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Analytical Essay

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Larissa Hanna

on 13 November 2014

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Transcript of Analytical Essay

The purpose of this paper is to analyse the semiotics of a selected advertisement. The analysis of the advertisement will discuss the signs and symbols present and the elements of communicative behaviour in the language, gestures and clothing of the commercial. The advertisement that is being examined in this analysis is the famous Old Spice advertisements. It was in 2010 that ex-NFL wide receiver Isaiah Mustafa first appeared on our screens with the ‘Smell Like a Man, Man’ commercials. These advertisements rapidly went viral and a mass amount of attention was gained worldwide. Within 12 months of the advertisement appearing on television, the commercial had been viewed on YouTube more than 40 million times (Pritchard, 2010).
These two advertisements have Mustafa consistently retelling the female viewers that by using Old Spice body wash their men can be more like him. The commercials rely not only on the attractiveness of the actor to appeal to women, but the humour in that such a perfect man may actually exist. According to Holly Buchanan “Humour in advertising appeals to both sexes, but it is especially powerful with women” (Buchanan, 2006). By constructing an advertisement that appeals to both men and women, a broader consumer market is established as women may choose to buy this product for another male or even for themselves, over the competitors on the market.
Marc Pritchard at the ANA conference.
The commercial that follows the first is the second most popular in the campaign also beginning with Isaiah Mustafa in only a towel however this time he is positioned on a beach. Following the same design as the previous advertisements the scenes shift rapidly listing numerous tasks that would appeal to women this time concluding on a motorcycle.
Image by Tom Mooring
Analytical Essay
The Man Your Man Could Smell Like
The Man Your Man Could Smell Like II
Specifically looking at the first “Smell Like a Man, Man” advertisement, numerous connotations are present. The build of the actor, Mustafa, strongly suggests masculinity, fitness and female desirability. Throughout the entire commercial Mustafa’s character oozes self-confidence and self-awareness of his physique. He is also only wearing a white towel, which later transitions into white pants when he moves onto the boat and beach location. In western culture, the colour white represents purity, peace and goodness, and is normally contrasted with black to show good and evil, bad and good. In the commercial, the colour is used to portray the product as being good and something that can be trusted. Once on the boat, Mustafa lists a number of items all which would be desirable to woman, one of these being diamonds. The use of the diamonds in the commercial suggests wealth and fortune. Through the use of the beach, the setting suggests warmth, relaxation and a worry free sensation duplicating a holiday scenario. Combined, these suggest that wealth, relaxation, purity, and desirability can all be gained through the use of this product.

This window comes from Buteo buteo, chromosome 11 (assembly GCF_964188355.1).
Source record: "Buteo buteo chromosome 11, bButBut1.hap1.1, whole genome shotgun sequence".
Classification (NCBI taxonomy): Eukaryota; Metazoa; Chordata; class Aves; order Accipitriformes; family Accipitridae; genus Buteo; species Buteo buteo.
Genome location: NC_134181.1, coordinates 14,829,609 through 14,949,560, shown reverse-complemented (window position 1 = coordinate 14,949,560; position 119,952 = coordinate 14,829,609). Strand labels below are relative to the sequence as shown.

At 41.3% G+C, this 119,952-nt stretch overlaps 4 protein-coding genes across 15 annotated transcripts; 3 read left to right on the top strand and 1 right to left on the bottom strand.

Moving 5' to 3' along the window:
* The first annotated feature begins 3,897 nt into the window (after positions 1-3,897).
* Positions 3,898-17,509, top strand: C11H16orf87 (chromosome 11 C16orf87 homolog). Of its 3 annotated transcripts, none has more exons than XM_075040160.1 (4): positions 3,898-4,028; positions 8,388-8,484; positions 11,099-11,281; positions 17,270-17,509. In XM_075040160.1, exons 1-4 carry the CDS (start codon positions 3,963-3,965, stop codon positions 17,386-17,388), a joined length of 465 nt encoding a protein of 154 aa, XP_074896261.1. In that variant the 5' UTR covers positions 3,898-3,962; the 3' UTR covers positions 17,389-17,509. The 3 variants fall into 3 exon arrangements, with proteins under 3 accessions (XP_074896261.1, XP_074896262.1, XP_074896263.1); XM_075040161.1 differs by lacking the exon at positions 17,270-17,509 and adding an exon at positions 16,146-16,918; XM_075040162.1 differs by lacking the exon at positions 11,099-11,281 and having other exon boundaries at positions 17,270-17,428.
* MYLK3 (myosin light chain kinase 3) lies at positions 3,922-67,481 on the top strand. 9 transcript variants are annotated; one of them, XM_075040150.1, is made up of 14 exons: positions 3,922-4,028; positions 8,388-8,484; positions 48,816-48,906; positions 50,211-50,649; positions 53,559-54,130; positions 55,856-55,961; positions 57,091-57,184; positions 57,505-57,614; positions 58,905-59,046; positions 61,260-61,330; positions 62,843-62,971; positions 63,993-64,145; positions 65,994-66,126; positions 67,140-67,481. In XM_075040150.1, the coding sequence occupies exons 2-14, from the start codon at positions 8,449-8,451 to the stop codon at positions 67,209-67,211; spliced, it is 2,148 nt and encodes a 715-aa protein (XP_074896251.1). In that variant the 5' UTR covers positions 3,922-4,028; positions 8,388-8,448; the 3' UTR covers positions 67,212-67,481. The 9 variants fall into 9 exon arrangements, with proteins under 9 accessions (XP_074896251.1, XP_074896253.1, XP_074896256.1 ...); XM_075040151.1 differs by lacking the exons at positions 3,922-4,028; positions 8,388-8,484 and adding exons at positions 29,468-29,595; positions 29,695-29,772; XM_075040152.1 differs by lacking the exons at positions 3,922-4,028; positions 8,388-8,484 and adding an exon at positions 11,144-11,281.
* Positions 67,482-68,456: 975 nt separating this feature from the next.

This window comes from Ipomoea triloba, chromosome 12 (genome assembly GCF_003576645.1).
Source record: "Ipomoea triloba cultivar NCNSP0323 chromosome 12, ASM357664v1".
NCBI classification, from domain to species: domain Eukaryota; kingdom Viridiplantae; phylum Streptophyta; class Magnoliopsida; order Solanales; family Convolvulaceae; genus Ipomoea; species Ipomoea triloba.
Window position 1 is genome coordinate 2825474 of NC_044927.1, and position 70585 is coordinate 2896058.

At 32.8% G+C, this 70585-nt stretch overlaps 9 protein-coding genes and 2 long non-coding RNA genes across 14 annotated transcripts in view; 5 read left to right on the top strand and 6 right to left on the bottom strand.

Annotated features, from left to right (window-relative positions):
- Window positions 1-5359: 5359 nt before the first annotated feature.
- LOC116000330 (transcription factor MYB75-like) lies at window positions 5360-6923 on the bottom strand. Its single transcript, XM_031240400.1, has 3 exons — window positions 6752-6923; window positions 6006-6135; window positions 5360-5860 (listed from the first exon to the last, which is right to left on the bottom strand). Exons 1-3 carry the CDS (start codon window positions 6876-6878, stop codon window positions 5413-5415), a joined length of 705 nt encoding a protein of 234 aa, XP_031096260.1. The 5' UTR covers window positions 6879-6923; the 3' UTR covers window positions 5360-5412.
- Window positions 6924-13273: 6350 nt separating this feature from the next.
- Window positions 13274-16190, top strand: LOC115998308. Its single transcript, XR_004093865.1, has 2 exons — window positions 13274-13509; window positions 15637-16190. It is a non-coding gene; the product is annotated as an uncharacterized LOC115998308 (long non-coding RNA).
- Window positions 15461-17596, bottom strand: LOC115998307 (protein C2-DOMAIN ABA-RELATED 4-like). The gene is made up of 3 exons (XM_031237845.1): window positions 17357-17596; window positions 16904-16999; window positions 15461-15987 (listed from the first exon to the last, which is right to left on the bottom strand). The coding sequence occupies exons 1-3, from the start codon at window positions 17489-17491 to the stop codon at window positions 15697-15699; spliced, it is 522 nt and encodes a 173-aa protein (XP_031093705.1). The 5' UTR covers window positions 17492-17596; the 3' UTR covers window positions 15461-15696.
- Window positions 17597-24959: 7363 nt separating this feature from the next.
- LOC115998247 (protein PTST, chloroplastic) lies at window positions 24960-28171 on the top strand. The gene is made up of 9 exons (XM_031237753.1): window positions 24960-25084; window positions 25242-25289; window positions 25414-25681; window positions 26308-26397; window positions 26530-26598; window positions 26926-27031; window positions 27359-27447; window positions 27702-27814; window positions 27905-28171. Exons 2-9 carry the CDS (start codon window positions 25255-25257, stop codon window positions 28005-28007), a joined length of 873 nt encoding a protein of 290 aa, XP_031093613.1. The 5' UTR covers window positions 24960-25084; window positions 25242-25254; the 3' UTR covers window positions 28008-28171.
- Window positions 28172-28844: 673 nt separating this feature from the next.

The ‘Smell Like a Man, Man’ has had numerous commercials however the most popular and well known of these is the first two. The first ad begins with Mustafa coming out of a shower only wearing a towel. He begins by directly talking to women viewers telling them to alternately look at him and then the man they are accompanied by implying the comparison would be unfavourable to any regular man. The commercial then follows on with rapid shifting scenes that show the actor in a romantic setting directed at women, shirtless on a sailboat holding numerous objects that would appeal to a woman and then concluding on a white stallion.
The campaign effectively used the testimonial technique by showcasing Mustafa, as he is the only character present throughout the advertisement. This technique is especially effective when the commercial is first being observed as it gives the viewer a reason to immediately pay attention, whether they know the actor or not. Through the use of humour, the viewer is given a reason to pay attention each time the commercial comes on effectively resonating Old Spice into the consumers mind. The technique of imagery was also used effectively throughout the advertisement yet not through the use of symbols and illustrations but through the use of props. The way the advertisement consistently uses props alongside the amazing transitioning between them highly recommends itself to an enjoyable viewing experience. Together all these techniques have created an interesting and unique commercial which truly deserves the success that has followed.
The methodology used for the Old Spice campaign highly showcases the creative potential that advertisements have. It is unfortunate to know of this potential and then to only be presented with repetitive generic commercials that have always been around. The strategy positioning that the company has taken advertises the message that Old Spice is the brand for manly men, in contrast to most other men’s hygiene products that position the viewers to believe that their products will make women more sexually attractive to them.